Jost Amman’s 1578 publication of woodcut illustrations included an array of subject matter, including idealized depictions of people from various social strata and different classes. Although we can get a sense of this class stratification, we can’t really use Amman’s woodcuts as necessarily representative of true-to-life depictions of dress, fashion, or the realism of the people at that time. Not unlike publication material in our own present day, where magazines and advertisements and marketing materials provide us with images of how we’d like to envision ourselves as opposed to the lumpy, poverty-stricken, and slovenly attire and body-image that we project in our actual everyday lives… These images in Amman’s Kunstbüchlin were meant more as entertainment than as a realistic depiction of society. The wealthy and high ranking—who were able to afford the purchase of the book at all—wanted to envision themselves as the elegant nobility dressed in finery that Amman provided for them. Likewise, they could tittilate themselves with images of how the lower classes lived by viewing Amman’s festive pictures of the peasantry “enjoying” their lowly serfdom.
As Alfred Werner states in his introduction to the 1968 reprint of the Dover Publications edition:
“Contemporary buyers of this book…liked to see fashionably dressed men and women on fine horses—they appear here approximately ninety times. Apparently, art patrons loved examples of high living, and in these plates there is often such emphasis on precious and elaborate costume at the expense of facial expression that at times the figures look as though they had been inserted into the clothing as an afterthought—as though they were little more than mannequins. At the same time, Amman’s patrons…also enjoyed seeing, from a safe distance, how the “common people” lived, and how much inferior they were. This explains the appeal in the sixteenth century (and thereafter) of genre art not concerned with social questions and totally devoid of social criticism. Hence the many plates showing stable boys, farmers and other representatives of ‘low life’ often with a comic note.”*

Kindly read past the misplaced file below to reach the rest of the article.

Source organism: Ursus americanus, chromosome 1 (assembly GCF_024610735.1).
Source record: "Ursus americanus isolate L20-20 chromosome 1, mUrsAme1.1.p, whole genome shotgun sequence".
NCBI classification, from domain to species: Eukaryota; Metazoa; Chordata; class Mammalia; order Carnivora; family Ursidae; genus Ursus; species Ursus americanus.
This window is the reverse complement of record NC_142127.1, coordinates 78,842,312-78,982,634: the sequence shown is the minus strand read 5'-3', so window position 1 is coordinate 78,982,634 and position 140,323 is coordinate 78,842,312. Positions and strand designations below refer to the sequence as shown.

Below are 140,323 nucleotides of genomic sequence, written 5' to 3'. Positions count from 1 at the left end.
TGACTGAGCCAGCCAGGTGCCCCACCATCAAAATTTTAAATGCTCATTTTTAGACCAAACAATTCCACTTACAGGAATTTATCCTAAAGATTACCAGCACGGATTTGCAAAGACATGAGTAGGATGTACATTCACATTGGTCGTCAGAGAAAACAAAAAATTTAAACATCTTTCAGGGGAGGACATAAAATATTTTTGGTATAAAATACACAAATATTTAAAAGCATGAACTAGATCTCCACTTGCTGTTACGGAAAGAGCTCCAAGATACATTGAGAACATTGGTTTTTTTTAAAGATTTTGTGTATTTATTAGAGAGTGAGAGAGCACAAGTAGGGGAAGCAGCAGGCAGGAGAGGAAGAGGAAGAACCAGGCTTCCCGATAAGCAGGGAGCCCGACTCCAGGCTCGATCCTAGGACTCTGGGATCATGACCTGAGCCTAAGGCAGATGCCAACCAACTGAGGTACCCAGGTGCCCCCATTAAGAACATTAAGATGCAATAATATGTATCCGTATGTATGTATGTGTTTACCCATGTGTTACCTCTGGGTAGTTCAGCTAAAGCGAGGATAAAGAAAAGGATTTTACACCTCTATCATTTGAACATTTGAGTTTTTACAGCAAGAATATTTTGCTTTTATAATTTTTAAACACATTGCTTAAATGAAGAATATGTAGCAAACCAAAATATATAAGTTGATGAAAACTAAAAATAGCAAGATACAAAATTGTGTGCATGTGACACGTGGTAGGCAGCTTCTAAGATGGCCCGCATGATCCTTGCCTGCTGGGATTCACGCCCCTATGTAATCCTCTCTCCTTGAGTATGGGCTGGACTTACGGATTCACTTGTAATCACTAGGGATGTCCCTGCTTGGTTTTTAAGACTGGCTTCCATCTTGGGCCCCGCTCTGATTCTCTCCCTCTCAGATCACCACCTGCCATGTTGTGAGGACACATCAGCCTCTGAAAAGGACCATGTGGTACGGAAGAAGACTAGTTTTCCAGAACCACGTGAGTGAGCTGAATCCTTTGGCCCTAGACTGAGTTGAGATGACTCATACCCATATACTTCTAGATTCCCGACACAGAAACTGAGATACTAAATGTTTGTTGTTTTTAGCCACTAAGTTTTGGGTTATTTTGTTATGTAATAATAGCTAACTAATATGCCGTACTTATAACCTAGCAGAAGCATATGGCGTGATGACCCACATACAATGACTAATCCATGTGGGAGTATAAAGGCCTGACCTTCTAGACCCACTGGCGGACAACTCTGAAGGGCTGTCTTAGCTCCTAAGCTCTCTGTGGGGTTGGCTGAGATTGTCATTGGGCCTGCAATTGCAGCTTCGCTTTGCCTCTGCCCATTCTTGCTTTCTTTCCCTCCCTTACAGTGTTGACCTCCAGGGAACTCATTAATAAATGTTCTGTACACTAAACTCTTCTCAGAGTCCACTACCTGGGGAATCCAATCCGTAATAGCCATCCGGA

We must think of Amman’s social portrait illustrations as an episode of “Lifestyles of the Rich and Famous,” or as a gossip magazine splashed with the latest paparazzi photos of the Kardashians (try not to vomit). But despite its unrealistic confabulation, it still provides us with confirmation that various class strata existed, along with the prejudices and stereotypes associated with them. In that sense, we can look at these illustrations from a historical context…
Werner’s words seem important though, especially when and if we consider whether the tarot was really any different than Jost Amman’s contrived depictions of societal and class life. Truly, in a sense, we can think about Amman’s book as being a type of propaganda. The rich used it as an idealized representation of what the nobility looked like; they could also use it to “peer-pressure” fellow nobility to hold a certain standard of elegance. (“This is the bar that you have to meet, and if it’s necessary to have to spend an extra gold coin for more fabric from Paris in order to make this dress, so be it.”) They could also use it to perpetuate prejudices between class systems… (“The peasants are expected to look like this, and no better, and furthermore, this is how they are expected to entertain themselves and how they will behave in public settings.”) In this sense, Amman’s book was a sort of public dictionary of decorum and social structure. Correlatively, the tarot, which contains a lot of the same type of imagery, could be thought of as a public dictionary of moral or catechetical pedagogy.
These particular images come from the fourth edition published in 1599 (after Amman’s death). Click on any image for a larger view. Within the light box, click on the “i” at the bottom of the picture to generate further commentary on each image.
*Amman, Jost. 293 Renaissance Woodcuts for Artists and Illustrators: Jost Amman’s Kunstbüchlin with a new introduction by Alfred Werner. (New York: Dover Publications, Inc., 1968). [an unabridged and unaltered republication of Jost Amman’s Kunstbüchlin, as published by Johann Feyerabend, Frankfurt a. M., in 1599.] Introduction p. xii-xiii. The publication specifically indicates that reproduction of illustrations is permitted.